Rutgers Grad Trio Of Madison Murtagh, Rachel Kimmel, Alice Scarabelli Leading Historic Surge of Scarlet Knights

Rutgers Women's Swimming and Diving, Piscataway, NJ. 11/18/2022 Photo by Steve Hockstein/HarvardStudio.com
Rutgers swimmers Madison Murtagh, Rachel Kimmel and Alice Scarabelli. Photo Courtesy: Steve Hockstein/Harvard Studio.com via Rutgers Athletics

Rutgers Grad Trio Of Madison Murtagh, Rachel Kimmel, Alice Scarabelli Leading Historic Surge of Scarlet Knights

Once an afterthought in the world of swimming, Rutgers University is putting a winning team together piece by piece — and it starts with team culture. The Scarlet Knights have brought in several graduate students who are elevating the pace in practice, and elevating the team bonding, especially – Madison Murtagh, Rachel Kimmel and Alice Scarabelli.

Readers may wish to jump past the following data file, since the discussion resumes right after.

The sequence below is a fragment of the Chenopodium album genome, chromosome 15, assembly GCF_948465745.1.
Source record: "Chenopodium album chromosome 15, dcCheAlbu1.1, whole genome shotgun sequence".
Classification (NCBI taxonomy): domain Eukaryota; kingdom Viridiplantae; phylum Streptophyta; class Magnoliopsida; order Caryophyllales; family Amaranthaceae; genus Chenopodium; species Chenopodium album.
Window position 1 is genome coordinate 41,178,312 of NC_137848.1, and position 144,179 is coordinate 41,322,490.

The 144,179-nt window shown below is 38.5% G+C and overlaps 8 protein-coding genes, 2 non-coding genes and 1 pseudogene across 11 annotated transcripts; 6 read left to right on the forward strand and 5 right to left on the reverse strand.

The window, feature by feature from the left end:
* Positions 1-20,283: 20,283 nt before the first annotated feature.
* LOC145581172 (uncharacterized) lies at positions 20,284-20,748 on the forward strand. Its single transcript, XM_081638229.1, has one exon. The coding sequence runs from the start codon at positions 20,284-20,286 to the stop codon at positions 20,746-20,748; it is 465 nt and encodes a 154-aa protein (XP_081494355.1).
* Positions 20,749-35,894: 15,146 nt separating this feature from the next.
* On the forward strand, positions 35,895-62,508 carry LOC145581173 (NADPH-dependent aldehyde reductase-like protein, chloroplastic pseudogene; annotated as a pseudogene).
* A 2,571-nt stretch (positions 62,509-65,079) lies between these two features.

The Rutgers trio of grad students are in the same masters program, enhancing their bond on the team as the Scarlet Knights continue to build into a Big Ten contender.

“Every Wednesday the three of us get coffee together. It has been a good friendship,” Murtagh said. “It has honestly been a great experience so far. We usually discuss some of what we are learning. It has been a good way of adjusting, having people in the same program as me. I am in most of the same classes as Rachel. If I didn’t understand something, she could explain it and vice versa.”

That bond has helped them in swimming, too.

“It is great. Madison is a grad transfer like me. We take classes together,” Kimmel said. “There is always a lot to talk about. We are always studying together. It is nice to have the support and commonality. You never feel like you are alone. Sometimes it is hard to balance things but everyone is going through the same thing. Alice is a little further ahead, but she definitely helps us out. It is nice to have that connection. The girls are really great, they really support you.”